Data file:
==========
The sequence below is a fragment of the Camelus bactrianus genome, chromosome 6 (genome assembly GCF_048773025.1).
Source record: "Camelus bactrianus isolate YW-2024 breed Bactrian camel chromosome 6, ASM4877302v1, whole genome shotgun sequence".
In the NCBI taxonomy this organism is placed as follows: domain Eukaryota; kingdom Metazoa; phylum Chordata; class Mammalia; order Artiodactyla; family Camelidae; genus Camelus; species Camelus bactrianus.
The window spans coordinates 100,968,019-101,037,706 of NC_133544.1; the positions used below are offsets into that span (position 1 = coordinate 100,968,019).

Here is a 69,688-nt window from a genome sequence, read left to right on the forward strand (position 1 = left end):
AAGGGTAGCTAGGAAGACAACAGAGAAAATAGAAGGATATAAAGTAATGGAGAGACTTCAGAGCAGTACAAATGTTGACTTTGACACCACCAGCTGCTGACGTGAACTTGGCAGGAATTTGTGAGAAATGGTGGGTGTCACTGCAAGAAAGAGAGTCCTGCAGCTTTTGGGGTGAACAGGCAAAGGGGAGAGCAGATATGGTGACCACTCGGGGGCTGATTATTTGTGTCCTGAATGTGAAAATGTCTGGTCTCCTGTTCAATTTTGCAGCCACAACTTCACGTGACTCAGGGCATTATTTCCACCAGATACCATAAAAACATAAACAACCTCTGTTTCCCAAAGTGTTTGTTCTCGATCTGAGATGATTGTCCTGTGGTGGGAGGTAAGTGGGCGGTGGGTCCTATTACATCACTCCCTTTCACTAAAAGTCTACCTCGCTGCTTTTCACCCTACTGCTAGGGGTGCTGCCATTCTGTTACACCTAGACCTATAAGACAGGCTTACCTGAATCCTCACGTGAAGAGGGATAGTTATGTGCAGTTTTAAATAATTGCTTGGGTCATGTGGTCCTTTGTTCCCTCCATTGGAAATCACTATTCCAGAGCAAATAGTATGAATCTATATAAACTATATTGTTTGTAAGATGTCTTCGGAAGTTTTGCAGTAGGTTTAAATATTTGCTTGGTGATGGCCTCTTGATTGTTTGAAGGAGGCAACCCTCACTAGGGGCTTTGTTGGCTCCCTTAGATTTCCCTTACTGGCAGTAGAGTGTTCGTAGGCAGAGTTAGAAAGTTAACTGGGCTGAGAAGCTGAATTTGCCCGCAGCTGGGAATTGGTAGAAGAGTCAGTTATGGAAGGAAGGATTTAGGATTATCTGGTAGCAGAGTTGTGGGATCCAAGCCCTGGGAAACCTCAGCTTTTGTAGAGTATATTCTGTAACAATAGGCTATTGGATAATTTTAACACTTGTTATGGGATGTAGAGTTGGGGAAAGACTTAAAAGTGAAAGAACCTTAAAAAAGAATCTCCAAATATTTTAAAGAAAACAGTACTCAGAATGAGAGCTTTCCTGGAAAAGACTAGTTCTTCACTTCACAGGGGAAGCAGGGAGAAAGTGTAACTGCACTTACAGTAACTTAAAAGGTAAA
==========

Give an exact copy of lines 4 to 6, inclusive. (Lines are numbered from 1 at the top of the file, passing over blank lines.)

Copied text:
The window spans coordinates 100,968,019-101,037,706 of NC_133544.1; the positions used below are offsets into that span (position 1 = coordinate 100,968,019).

Here is a 69,688-nt window from a genome sequence, read left to right on the forward strand (position 1 = left end):
AAGGGTAGCTAGGAAGACAACAGAGAAAATAGAAGGATATAAAGTAATGGAGAGACTTCAGAGCAGTACAAATGTTGACTTTGACACCACCAGCTGCTGACGTGAACTTGGCAGGAATTTGTGAGAAATGGTGGGTGTCACTGCAAGAAAGAGAGTCCTGCAGCTTTTGGGGTGAACAGGCAAAGGGGAGAGCAGATATGGTGACCACTCGGGGGCTGATTATTTGTGTCCTGAATGTGAAAATGTCTGGTCTCCTGTTCAATTTTGCAGCCACAACTTCACGTGACTCAGGGCATTATTTCCACCAGATACCATAAAAACATAAACAACCTCTGTTTCCCAAAGTGTTTGTTCTCGATCTGAGATGATTGTCCTGTGGTGGGAGGTAAGTGGGCGGTGGGTCCTATTACATCACTCCCTTTCACTAAAAGTCTACCTCGCTGCTTTTCACCCTACTGCTAGGGGTGCTGCCATTCTGTTACACCTAGACCTATAAGACAGGCTTACCTGAATCCTCACGTGAAGAGGGATAGTTATGTGCAGTTTTAAATAATTGCTTGGGTCATGTGGTCCTTTGTTCCCTCCATTGGAAATCACTATTCCAGAGCAAATAGTATGAATCTATATAAACTATATTGTTTGTAAGATGTCTTCGGAAGTTTTGCAGTAGGTTTAAATATTTGCTTGGTGATGGCCTCTTGATTGTTTGAAGGAGGCAACCCTCACTAGGGGCTTTGTTGGCTCCCTTAGATTTCCCTTACTGGCAGTAGAGTGTTCGTAGGCAGAGTTAGAAAGTTAACTGGGCTGAGAAGCTGAATTTGCCCGCAGCTGGGAATTGGTAGAAGAGTCAGTTATGGAAGGAAGGATTTAGGATTATCTGGTAGCAGAGTTGTGGGATCCAAGCCCTGGGAAACCTCAGCTTTTGTAGAGTATATTCTGTAACAATAGGCTATTGGATAATTTTAACACTTGTTATGGGATGTAGAGTTGGGGAAAGACTTAAAAGTGAAAGAACCTTAAAAAAGAATCTCCAAATATTTTAAAGAAAACAGTACTCAGAATGAGAGCTTTCCTGGAAAAGACTAGTTCTTCACTTCACAGGGGAAGCAGGGAGAAAGTGTAACTGCACTTACAGTAACTTAAAAGGTAAA